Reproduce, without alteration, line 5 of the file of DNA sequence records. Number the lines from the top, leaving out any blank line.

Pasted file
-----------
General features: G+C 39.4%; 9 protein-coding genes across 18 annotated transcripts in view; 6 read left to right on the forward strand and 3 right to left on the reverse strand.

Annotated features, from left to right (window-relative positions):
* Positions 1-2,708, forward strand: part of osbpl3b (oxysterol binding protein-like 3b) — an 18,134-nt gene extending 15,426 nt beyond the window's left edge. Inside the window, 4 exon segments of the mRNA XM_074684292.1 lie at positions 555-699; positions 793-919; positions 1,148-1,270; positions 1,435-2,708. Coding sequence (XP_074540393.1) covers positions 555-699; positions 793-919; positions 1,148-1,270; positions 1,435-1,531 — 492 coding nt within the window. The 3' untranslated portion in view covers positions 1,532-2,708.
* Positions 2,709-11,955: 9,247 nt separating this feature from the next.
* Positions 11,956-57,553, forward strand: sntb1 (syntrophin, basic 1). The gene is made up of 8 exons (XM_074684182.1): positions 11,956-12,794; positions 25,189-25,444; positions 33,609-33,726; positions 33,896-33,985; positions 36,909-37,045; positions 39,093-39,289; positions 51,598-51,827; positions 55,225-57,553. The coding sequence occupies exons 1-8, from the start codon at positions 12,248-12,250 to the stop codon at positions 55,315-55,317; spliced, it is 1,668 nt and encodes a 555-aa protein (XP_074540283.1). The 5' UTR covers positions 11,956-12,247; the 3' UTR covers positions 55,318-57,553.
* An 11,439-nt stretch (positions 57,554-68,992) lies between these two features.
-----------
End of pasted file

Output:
* Positions 11,956-57,553, forward strand: sntb1 (syntrophin, basic 1). The gene is made up of 8 exons (XM_074684182.1): positions 11,956-12,794; positions 25,189-25,444; positions 33,609-33,726; positions 33,896-33,985; positions 36,909-37,045; positions 39,093-39,289; positions 51,598-51,827; positions 55,225-57,553. The coding sequence occupies exons 1-8, from the start codon at positions 12,248-12,250 to the stop codon at positions 55,315-55,317; spliced, it is 1,668 nt and encodes a 555-aa protein (XP_074540283.1). The 5' UTR covers positions 11,956-12,247; the 3' UTR covers positions 55,318-57,553.